As a fluke, really. I’d gone to San Francisco with a vague idea of starting a life there. Unable to find an affordable apartment, I thought I’d give LA a try. The day I moved in, the guy below me was moving out; he’d sold a script and was able to afford a house. So it hit me: I’d take a shot at this thing called screenwriting. I got very lucky, very quickly, was hired to write some scripts, optioned a few of my own. Most were sold off pitches, which I quickly realized was my strong suite. If they wanted the idea, they had to give me first crack at the screenplay, always with the implied understanding that I’d likely get booted as soon as I fulfilled my obligation. Point being, producers REALLY LIKED THE IDEAS. It did, however, take another two decades to actually get something made.

You penned the screenplay to the severely underrated 1997 suspense film Anaconda, which I honestly enjoyed very much. Can you tell us a bit about what inspired you to write this script?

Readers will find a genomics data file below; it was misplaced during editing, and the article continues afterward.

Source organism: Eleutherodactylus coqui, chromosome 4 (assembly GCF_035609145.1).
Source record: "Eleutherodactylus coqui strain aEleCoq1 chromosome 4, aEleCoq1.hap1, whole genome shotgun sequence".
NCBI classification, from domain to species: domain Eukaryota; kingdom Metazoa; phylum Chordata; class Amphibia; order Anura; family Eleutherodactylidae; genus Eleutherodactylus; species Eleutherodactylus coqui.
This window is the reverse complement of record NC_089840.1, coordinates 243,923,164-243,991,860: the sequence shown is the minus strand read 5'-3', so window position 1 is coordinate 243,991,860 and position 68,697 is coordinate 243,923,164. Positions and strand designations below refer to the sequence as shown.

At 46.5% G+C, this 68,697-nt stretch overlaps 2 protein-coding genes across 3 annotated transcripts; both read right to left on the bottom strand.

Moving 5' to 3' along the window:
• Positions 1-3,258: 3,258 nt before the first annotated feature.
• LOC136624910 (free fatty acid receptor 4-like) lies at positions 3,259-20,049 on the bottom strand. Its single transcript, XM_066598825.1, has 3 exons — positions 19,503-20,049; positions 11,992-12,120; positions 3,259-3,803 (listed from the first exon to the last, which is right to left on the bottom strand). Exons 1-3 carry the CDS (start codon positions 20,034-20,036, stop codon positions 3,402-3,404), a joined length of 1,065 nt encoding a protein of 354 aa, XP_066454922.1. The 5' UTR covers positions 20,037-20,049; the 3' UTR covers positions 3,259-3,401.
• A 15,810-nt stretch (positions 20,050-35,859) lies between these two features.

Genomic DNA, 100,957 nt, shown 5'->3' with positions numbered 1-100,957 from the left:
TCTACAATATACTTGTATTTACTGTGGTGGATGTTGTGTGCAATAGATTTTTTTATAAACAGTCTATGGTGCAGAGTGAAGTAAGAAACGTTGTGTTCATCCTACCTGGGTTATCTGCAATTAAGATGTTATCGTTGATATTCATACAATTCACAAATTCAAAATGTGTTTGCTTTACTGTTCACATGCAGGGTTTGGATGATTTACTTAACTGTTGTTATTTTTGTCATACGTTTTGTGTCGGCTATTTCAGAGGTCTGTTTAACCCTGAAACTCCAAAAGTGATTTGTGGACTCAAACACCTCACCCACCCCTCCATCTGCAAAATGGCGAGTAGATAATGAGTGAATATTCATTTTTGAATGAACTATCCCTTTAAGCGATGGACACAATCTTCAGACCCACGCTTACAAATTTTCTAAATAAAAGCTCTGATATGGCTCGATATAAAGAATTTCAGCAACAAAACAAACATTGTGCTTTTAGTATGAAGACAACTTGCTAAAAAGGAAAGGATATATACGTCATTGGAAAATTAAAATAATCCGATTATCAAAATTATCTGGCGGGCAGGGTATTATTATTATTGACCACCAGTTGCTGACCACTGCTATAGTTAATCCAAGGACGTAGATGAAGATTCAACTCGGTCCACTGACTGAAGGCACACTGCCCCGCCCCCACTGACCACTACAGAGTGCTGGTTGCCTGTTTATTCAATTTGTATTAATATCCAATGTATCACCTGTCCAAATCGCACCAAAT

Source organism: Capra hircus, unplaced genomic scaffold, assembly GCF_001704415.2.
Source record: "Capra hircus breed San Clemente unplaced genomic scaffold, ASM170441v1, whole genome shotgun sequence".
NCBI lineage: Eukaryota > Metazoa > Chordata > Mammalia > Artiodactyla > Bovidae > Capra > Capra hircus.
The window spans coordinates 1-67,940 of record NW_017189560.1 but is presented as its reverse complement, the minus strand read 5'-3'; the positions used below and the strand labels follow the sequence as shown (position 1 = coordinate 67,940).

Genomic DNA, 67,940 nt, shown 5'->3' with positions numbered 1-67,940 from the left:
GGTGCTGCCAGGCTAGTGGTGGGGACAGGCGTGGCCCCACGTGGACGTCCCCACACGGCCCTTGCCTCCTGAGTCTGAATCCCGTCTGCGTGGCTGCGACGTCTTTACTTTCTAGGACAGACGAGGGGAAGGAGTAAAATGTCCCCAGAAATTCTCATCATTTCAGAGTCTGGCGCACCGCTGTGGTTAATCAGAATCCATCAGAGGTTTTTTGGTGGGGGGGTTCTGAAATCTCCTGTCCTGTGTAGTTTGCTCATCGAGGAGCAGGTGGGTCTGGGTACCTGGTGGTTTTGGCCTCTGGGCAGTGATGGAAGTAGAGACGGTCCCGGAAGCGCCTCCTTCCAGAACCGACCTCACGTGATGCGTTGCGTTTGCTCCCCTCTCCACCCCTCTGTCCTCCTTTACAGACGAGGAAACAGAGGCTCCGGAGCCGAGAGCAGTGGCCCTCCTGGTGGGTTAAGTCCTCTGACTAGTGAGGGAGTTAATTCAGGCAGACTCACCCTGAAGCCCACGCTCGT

Thanks. Anaconda was, in part, inspired by a misunderstanding. Once in a while I’d see a nature film that featured an anaconda, so, obviously I paid attention. How could you not?  It’s a giant snake, for Christ’s sake, there’s got to be a movie there. The misunderstanding had to do with the original King Kong. Looking at a grainy print, I saw the giant ape battling a giant snake, and how cool is that? Years later, when viewing a cleaned up print, it turned out I was wrong: Kong wasn’t battling a snake, but a giant lizard. That time I was able to make out the little lizard feet. Anyway, that’s how it happened.

Anaconda is not a film I’m thrilled about, meaning it has very little to do with the story I scripted. Mine had nothing to do with a National Geographic team looking for a lost Indian tribe, which, if you ask me, is bullshit. The fact that it found a global audience and became a brand has much to do with the studio hiring actors who covered almost every known demographic. That’s my theory.